A Quantum of Incomprehension

Posted by Voipfone on November 1, 2019

A new phrase for me this month was quantum supremacy; apparently it’s the point where a quantum computer can do things that a normal computer can’t. The reason I picked up on this is because google ‘accidentally’ leaked an internal research paper to NASA saying that their quantum computer – Sycamore – had reached ‘quantum supremacy’.

Google pitched Sycamore and the current world’s fastest super computer called Summit a maths problem and while Sycamore solved it in 200 seconds they calculated that Summit might get there in 10,000 years.

IBM is a bit peeved about this as it made Summit and they reckon that if they were given a couple of days tweaking they could get Summit to solve it in 2.5 days. So I guess they have a point, Summit can do it, so it’s not impossible, but it seems that it’s only a matter of time now that one of these machines does something previously totally impossible.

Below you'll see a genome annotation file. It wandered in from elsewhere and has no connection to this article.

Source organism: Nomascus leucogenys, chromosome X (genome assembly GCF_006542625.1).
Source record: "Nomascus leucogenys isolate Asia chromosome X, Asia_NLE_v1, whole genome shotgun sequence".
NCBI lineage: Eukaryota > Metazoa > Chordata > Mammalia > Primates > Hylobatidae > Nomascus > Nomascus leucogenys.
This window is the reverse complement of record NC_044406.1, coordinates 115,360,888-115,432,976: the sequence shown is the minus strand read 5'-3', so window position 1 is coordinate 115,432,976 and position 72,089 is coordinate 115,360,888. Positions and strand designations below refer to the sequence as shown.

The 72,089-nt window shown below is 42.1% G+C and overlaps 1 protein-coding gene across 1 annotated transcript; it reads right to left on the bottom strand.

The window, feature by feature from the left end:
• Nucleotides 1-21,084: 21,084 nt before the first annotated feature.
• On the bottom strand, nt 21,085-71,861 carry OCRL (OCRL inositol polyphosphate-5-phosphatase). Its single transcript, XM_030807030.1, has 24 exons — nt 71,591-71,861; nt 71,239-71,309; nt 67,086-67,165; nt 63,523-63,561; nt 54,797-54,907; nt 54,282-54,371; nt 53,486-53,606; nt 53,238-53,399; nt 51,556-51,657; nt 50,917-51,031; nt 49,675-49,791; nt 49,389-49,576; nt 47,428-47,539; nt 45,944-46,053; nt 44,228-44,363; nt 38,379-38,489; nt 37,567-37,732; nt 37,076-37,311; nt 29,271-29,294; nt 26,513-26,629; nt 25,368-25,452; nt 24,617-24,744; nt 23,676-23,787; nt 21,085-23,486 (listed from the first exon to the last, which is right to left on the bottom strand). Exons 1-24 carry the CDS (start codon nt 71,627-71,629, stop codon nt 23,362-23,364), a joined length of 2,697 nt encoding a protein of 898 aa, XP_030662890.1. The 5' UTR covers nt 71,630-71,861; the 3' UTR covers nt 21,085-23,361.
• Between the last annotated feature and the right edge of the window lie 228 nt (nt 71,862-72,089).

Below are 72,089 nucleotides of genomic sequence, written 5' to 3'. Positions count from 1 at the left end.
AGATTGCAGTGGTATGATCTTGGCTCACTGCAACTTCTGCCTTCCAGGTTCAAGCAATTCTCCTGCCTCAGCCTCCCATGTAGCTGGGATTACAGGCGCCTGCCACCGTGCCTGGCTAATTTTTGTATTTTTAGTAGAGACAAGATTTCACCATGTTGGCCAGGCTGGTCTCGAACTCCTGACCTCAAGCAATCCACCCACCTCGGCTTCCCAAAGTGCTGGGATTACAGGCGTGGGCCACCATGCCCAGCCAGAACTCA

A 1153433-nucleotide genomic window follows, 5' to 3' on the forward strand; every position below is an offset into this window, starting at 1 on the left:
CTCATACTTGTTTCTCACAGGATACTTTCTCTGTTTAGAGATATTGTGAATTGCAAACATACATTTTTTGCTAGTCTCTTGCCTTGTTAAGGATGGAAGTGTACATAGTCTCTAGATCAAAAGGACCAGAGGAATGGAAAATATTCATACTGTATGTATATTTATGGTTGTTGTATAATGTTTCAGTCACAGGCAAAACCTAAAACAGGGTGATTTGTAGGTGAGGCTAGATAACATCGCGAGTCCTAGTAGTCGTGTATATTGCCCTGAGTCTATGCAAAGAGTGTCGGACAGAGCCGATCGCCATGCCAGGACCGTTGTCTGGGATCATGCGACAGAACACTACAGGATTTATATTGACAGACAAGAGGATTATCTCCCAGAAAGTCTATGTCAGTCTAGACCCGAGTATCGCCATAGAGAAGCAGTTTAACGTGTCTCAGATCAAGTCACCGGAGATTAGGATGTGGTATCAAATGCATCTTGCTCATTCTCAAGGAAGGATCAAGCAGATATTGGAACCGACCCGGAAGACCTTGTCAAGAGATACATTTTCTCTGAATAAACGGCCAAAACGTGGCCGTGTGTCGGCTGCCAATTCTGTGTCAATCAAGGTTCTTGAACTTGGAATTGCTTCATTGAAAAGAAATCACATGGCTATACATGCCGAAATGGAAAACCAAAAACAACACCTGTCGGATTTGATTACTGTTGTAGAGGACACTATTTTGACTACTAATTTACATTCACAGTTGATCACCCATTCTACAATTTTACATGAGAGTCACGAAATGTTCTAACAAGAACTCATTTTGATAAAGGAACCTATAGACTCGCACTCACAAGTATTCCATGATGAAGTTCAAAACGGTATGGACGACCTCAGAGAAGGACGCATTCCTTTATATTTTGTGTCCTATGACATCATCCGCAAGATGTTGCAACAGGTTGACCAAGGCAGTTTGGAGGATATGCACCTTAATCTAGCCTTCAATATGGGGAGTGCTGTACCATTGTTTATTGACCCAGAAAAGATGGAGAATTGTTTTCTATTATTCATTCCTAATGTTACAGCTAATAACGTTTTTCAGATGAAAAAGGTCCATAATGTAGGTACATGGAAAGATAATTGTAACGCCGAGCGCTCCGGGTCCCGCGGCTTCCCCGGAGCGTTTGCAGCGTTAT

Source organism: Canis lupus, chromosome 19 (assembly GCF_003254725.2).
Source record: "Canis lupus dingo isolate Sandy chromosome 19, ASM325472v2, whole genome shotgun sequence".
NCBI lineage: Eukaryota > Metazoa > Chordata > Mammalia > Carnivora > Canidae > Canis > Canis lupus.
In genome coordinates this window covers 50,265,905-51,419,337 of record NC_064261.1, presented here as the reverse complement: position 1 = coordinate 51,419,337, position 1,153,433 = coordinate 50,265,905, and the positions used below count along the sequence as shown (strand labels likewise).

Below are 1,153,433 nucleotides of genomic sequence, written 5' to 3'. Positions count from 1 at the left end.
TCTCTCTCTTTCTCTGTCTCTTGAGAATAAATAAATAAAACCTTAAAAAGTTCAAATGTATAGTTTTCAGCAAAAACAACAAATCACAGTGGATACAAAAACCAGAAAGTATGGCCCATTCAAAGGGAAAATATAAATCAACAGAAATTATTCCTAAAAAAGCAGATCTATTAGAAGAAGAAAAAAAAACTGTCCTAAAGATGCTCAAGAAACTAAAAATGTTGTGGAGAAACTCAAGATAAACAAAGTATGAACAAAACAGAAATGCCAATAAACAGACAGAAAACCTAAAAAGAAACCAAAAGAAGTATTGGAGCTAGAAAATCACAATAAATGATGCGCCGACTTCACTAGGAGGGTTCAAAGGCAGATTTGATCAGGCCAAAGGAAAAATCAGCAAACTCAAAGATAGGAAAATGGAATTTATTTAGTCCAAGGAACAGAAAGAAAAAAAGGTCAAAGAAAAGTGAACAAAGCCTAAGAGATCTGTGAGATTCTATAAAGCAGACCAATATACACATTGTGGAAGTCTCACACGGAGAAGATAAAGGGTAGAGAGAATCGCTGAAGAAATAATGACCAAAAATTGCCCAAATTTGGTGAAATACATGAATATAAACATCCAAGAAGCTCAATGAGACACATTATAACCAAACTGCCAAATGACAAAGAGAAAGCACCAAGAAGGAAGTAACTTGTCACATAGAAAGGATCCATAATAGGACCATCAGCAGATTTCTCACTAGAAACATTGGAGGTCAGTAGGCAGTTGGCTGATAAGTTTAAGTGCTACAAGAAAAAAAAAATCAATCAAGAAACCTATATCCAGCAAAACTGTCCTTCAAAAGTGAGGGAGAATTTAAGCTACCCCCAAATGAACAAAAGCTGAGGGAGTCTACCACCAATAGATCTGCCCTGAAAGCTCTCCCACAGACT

The other reason IBM are peeved is because they have their own quantum machine called Q System One – possibly the only comprehensible thing about it – and wanted the breakthrough themselves so there’s a squabble about whether supremacy has been achieved or not.

These quantum machines are built out of qubits and each qubit can be in two states simultaneously. Really, you might as well stop reading now because that makes no sense at all and it can only get worse. The head of IBM’s research lab tells us, “Imagine that you had 100 perfect qubits, you would need to devote every atom of planet Earth to store bits to describe that state in a normal computer [as zeros and ones].” Apparently 280 qubits needs every atom in the universe, which seems a bit excessive to me.

Anyway, Q looks cool, dark and handsome and has a brain (almost) the size of the universe. Didn’t you just hate people like that at school?

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